Sword and the Script

Did the Old Spice campaign really drive sales?


old spice social media

Photo: screen shot from Google Image search in March 2013 shows Isaiah Mustafa still dominates search results long after the campaign ended.

by Frank Strong

Did Old Spice actually see sales from its viral campaign? In a session at the PRSA International Conference, this question came up during the question and answer period. The answer seems to be: yes.

The source of the confusion is easily identified. Once the campaign had peaked, the next logical question was…did it work? Early reports from mainstream media sources, such as this one published on July 21st by Marketplace indicated it did not.  To refute this story, P&G, the parent company, and the agency that develop campaign, Wieden + Kennedy, released data to the contrary as cited in this Brandweek article (Update:  Brandweek has shuttered since this post was written).

“Over the past three months, sales jumped 55 percent and in the past month, they rose 107 percent, also per Nielsen,” wrote Brandweek. “Recent sales figures from SymphonyIRI also show a lift for Old Spice Body Wash products.”

The article goes on to note, “The disclosure of Nielsen data, which is usually not made public, came after a report in Brandweek that cited SymphonyIRI data for the product featured in the campaign, Red Zone After Hours Body Wash. (At the time of the article, P&G and Wieden declined to give out any information about sales of the product, even in a general way.)”

Aside from published reports, I wanted to see the numbers and took the time to check out P&G’s earnings to see what might be gleaned. Though the company has not yet issued this quarter’s earnings, gleaned may be the operative word because I’d find it unlikely the company would break out revenue in this detail. It is my hope, however, that any analysts or financial reporters on the Q3 earnings call will ask the company explicitly.  From a marketing standpoint, the industry would clearly benefit from knowing the financial influence of the campaign.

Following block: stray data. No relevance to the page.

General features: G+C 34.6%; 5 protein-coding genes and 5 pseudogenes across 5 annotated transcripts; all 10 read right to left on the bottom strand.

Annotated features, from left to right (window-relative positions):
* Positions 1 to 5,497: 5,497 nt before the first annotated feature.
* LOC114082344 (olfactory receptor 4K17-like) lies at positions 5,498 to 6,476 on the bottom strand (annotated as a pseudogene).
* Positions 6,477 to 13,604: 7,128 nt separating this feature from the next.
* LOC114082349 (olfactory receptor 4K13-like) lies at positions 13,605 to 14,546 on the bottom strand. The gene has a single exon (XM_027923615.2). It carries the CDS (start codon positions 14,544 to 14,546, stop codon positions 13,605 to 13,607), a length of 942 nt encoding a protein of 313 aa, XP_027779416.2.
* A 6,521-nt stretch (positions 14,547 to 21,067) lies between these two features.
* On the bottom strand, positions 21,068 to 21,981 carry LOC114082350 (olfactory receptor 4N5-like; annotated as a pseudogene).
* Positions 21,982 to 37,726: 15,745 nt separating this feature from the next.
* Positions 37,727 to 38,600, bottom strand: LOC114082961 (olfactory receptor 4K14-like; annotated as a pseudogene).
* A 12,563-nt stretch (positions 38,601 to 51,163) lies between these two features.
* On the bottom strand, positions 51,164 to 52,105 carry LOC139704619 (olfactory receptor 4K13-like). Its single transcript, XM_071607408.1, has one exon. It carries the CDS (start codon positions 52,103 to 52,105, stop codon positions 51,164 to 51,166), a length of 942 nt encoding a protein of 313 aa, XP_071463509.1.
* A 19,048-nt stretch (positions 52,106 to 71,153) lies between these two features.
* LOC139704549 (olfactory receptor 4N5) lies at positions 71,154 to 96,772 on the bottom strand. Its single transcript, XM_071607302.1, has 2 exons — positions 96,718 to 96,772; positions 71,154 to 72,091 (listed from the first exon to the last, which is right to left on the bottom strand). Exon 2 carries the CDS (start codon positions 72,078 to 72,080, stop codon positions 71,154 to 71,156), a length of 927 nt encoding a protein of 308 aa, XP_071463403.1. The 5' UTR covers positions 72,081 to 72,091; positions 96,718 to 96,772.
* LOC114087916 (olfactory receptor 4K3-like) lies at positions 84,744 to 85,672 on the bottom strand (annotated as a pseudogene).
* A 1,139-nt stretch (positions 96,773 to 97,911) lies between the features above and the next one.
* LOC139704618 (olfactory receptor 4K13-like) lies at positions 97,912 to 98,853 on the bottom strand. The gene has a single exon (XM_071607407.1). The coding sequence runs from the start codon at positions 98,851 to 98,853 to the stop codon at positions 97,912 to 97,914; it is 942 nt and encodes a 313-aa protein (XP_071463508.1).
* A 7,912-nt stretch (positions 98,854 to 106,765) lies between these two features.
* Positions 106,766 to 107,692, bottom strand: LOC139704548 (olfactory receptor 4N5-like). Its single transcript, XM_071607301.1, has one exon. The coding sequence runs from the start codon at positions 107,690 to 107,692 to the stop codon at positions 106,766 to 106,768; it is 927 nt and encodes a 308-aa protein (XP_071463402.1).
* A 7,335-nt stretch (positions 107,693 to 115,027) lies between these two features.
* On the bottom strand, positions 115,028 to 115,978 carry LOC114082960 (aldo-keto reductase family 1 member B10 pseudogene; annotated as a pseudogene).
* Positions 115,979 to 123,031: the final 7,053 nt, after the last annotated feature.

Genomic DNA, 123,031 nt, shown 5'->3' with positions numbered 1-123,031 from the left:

Separately, and to my astonishment, there were a handful of people in that PRSA session that had not heard of the Old Spice campaign. This five minute YouTube video provides a concise case study of the campaign from beginning to measurement – hat tip to Shonali Burke for showing this during her presentation.


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2 comments
Frank Strong, MA, MBA
Frank Strong, MA, MBA

Awe, shucks, thanks Professor. It's really just an interesting question. I was fairly certain that I had read it did drive sales and so wanted to go back and take a look. One other item I learned in the process, was that Old Spice didn't set out to target men -- it set out to target women. That point was lost on me and hindsight I feel it speaks far more to the strategic thinking that went into this campaign than does the the creative videos.

Freddy J. Nager, Atomic Tango
Freddy J. Nager, Atomic Tango

Clearly, the PRSA needs more people like you who stay on top of news in other fields (like advertising), and not just public relations.

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